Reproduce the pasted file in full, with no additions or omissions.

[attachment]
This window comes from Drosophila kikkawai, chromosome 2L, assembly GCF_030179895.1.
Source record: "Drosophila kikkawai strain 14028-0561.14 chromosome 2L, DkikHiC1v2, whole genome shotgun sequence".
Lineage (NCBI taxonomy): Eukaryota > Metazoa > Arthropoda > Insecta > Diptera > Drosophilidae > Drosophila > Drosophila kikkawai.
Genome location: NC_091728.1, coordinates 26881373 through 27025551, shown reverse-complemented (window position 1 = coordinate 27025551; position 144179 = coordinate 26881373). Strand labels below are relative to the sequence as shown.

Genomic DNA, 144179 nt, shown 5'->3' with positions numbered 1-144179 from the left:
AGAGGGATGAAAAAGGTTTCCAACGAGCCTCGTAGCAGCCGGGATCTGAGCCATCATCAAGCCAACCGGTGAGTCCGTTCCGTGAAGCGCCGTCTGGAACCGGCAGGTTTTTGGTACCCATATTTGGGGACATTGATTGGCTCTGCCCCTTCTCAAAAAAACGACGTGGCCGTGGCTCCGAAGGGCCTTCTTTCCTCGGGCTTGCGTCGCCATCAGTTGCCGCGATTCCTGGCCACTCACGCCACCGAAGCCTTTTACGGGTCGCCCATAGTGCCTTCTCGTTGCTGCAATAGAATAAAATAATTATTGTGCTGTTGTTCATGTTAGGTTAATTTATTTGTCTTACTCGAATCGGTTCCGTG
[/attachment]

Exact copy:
This window comes from Drosophila kikkawai, chromosome 2L, assembly GCF_030179895.1.
Source record: "Drosophila kikkawai strain 14028-0561.14 chromosome 2L, DkikHiC1v2, whole genome shotgun sequence".
Lineage (NCBI taxonomy): Eukaryota > Metazoa > Arthropoda > Insecta > Diptera > Drosophilidae > Drosophila > Drosophila kikkawai.
Genome location: NC_091728.1, coordinates 26881373 through 27025551, shown reverse-complemented (window position 1 = coordinate 27025551; position 144179 = coordinate 26881373). Strand labels below are relative to the sequence as shown.

Genomic DNA, 144179 nt, shown 5'->3' with positions numbered 1-144179 from the left:
AGAGGGATGAAAAAGGTTTCCAACGAGCCTCGTAGCAGCCGGGATCTGAGCCATCATCAAGCCAACCGGTGAGTCCGTTCCGTGAAGCGCCGTCTGGAACCGGCAGGTTTTTGGTACCCATATTTGGGGACATTGATTGGCTCTGCCCCTTCTCAAAAAAACGACGTGGCCGTGGCTCCGAAGGGCCTTCTTTCCTCGGGCTTGCGTCGCCATCAGTTGCCGCGATTCCTGGCCACTCACGCCACCGAAGCCTTTTACGGGTCGCCCATAGTGCCTTCTCGTTGCTGCAATAGAATAAAATAATTATTGTGCTGTTGTTCATGTTAGGTTAATTTATTTGTCTTACTCGAATCGGTTCCGTG